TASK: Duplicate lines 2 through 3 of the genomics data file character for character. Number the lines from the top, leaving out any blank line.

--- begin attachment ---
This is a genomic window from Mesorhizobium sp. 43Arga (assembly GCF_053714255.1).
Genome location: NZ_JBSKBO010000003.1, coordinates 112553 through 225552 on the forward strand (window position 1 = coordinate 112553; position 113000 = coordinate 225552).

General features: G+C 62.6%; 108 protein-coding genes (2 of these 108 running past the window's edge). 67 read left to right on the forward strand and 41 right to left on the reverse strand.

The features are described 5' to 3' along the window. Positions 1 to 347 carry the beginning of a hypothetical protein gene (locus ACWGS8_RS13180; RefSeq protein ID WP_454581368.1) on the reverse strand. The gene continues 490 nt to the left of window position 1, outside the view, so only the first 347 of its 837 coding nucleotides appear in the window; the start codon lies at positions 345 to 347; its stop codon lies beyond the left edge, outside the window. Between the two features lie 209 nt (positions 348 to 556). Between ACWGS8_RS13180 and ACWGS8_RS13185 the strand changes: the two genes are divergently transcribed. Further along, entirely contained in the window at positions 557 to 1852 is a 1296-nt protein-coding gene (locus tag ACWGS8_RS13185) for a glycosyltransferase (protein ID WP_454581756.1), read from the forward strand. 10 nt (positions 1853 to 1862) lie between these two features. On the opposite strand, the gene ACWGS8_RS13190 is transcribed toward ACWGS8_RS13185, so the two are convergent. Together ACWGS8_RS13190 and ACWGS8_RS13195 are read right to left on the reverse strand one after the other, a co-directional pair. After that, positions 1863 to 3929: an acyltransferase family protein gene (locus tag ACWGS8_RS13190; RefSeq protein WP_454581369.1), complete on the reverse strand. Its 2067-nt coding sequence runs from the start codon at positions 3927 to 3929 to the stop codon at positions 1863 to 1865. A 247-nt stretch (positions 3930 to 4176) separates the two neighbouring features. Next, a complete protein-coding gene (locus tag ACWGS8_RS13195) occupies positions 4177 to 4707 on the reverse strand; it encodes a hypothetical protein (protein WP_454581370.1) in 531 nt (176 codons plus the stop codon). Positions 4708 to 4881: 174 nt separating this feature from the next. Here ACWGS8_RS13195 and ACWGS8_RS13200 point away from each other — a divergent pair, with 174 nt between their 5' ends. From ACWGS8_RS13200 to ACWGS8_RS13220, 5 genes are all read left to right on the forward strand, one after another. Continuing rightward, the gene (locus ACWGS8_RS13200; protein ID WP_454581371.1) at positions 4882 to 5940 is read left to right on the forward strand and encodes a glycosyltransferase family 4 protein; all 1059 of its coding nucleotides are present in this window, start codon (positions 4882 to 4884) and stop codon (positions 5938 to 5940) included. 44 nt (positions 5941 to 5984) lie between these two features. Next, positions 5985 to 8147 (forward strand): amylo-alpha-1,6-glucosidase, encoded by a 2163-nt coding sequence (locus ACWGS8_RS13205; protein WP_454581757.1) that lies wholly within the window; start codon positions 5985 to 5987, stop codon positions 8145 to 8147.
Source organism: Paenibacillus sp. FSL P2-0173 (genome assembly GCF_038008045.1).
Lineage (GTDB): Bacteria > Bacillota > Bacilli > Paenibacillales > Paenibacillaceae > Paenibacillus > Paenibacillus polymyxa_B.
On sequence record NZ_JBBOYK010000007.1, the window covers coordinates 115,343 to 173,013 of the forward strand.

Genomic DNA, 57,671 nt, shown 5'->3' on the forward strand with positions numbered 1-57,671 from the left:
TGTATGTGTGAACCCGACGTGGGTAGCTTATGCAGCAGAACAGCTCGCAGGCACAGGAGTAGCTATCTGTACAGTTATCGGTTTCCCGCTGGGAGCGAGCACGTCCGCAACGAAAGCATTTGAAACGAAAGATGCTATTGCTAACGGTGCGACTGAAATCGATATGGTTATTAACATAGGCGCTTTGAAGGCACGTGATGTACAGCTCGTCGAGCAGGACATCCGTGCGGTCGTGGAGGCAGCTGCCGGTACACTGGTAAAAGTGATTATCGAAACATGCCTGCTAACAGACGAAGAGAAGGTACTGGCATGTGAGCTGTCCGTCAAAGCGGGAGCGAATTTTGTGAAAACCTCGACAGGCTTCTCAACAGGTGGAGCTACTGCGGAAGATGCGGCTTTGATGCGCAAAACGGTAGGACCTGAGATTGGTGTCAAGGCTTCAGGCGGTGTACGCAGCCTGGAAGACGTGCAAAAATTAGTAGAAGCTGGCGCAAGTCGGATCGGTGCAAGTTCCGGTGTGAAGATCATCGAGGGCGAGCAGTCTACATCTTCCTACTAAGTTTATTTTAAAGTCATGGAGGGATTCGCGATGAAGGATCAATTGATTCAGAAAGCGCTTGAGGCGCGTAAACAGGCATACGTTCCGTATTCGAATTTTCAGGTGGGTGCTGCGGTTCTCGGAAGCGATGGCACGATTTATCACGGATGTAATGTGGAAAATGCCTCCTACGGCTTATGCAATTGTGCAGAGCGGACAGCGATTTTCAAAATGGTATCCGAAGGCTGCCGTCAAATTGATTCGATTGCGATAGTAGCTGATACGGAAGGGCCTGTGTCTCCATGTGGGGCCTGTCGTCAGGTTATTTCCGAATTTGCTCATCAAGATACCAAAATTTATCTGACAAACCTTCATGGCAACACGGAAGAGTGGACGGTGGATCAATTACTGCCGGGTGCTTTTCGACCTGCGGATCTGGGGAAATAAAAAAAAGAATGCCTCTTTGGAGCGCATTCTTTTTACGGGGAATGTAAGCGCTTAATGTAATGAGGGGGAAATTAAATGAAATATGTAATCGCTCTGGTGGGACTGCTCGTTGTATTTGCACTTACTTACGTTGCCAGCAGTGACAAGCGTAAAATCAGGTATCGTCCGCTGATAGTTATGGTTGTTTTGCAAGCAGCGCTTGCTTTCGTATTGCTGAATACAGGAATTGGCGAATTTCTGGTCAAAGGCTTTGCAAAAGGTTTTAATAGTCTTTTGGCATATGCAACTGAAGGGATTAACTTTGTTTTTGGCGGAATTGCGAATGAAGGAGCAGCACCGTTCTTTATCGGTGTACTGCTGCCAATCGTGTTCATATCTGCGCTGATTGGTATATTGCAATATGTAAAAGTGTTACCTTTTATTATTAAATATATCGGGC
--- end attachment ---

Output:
Genome location: NZ_JBSKBO010000003.1, coordinates 112553 through 225552 on the forward strand (window position 1 = coordinate 112553; position 113000 = coordinate 225552).

General features: G+C 62.6%; 108 protein-coding genes (2 of these 108 running past the window's edge). 67 read left to right on the forward strand and 41 right to left on the reverse strand.